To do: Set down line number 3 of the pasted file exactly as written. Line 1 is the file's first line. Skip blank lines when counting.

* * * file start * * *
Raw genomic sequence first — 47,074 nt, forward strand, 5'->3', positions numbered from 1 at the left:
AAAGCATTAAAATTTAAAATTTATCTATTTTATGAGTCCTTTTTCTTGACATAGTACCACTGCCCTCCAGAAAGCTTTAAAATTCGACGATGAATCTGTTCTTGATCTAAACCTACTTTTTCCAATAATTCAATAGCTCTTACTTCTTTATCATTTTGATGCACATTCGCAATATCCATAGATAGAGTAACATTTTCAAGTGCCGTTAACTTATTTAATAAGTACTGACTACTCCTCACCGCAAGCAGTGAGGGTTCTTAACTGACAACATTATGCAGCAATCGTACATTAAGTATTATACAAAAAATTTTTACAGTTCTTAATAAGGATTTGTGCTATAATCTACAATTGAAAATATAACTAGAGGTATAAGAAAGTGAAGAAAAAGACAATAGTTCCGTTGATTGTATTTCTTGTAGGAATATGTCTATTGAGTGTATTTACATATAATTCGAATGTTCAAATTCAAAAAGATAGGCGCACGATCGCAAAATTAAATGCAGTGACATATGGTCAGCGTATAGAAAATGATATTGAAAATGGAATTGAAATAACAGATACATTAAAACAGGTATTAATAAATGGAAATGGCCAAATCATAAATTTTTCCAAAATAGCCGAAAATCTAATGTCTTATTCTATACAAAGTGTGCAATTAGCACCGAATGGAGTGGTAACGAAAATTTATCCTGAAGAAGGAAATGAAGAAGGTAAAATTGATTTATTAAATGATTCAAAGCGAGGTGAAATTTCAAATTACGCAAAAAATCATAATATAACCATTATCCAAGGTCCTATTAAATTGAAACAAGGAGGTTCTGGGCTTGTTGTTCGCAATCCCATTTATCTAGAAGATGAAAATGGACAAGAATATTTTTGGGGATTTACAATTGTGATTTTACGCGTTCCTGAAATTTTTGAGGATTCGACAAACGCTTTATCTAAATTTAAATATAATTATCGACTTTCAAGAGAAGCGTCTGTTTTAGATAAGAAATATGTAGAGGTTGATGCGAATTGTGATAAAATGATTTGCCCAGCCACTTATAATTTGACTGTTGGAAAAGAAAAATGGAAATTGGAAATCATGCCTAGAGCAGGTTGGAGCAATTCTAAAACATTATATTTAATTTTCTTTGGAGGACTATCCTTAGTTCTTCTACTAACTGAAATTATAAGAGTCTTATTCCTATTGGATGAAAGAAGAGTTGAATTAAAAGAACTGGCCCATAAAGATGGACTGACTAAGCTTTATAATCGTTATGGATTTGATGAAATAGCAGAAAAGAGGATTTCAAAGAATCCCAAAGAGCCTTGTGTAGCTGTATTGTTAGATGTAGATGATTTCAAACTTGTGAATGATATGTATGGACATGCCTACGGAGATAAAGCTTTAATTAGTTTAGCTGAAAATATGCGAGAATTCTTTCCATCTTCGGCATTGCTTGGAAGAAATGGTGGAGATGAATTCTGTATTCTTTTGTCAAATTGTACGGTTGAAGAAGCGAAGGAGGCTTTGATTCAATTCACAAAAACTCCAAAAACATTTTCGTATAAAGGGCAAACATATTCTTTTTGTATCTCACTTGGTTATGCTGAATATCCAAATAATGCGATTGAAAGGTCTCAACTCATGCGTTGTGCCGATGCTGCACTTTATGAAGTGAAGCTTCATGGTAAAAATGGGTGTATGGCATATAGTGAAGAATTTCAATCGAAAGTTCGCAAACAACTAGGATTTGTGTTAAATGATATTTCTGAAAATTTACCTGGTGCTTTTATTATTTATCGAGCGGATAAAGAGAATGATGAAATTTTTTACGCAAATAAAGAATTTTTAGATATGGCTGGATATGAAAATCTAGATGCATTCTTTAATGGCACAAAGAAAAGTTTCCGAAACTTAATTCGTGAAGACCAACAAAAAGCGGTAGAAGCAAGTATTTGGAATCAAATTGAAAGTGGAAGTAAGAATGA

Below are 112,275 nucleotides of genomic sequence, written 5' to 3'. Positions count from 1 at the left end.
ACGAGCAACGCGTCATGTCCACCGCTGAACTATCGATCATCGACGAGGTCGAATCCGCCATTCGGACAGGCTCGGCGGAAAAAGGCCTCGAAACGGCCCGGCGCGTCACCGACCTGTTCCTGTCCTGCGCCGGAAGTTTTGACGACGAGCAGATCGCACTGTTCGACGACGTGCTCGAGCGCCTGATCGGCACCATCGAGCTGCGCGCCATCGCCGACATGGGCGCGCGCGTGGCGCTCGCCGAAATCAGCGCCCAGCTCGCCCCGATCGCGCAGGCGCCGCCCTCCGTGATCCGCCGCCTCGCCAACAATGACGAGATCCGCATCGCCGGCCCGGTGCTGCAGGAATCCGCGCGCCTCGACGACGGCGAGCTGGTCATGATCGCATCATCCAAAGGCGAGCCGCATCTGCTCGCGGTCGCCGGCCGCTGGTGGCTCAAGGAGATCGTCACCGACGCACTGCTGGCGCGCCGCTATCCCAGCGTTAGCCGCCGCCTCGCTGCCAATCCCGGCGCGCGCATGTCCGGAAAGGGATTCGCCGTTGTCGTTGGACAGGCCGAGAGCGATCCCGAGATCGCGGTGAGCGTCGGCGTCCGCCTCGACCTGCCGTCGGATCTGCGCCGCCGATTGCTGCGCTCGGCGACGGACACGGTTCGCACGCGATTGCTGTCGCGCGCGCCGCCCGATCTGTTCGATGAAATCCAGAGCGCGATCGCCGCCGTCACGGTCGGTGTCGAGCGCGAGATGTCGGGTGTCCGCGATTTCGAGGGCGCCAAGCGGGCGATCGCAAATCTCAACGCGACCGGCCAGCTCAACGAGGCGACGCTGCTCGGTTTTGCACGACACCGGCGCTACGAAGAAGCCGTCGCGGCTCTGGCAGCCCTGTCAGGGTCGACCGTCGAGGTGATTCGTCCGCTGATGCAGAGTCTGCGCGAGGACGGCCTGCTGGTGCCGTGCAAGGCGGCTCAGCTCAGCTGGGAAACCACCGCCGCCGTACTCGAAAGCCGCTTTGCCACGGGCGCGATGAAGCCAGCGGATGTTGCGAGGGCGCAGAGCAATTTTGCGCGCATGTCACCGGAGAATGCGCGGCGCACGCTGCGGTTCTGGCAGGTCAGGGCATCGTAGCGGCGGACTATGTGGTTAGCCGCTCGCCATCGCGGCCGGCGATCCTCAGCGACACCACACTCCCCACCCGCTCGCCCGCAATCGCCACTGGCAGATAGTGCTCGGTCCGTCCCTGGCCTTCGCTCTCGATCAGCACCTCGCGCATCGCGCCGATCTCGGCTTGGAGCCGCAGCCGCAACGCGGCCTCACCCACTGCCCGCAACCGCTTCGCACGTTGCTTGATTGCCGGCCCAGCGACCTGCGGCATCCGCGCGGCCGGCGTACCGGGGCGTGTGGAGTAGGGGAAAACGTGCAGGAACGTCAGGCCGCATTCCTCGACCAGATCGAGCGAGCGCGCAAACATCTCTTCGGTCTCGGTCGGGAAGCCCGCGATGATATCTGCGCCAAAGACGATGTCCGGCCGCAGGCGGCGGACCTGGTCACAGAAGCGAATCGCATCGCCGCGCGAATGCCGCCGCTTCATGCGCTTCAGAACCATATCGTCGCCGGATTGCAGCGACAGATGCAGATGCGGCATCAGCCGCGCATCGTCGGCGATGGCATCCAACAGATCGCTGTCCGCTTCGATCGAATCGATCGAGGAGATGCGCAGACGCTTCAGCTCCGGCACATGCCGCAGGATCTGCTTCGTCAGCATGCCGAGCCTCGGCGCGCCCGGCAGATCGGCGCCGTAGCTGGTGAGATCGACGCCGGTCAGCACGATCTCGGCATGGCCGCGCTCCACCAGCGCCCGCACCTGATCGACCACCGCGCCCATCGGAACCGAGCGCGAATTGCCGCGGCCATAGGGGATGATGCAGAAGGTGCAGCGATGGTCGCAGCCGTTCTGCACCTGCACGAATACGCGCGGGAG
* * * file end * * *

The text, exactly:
Below are 112,275 nucleotides of genomic sequence, written 5' to 3'. Positions count from 1 at the left end.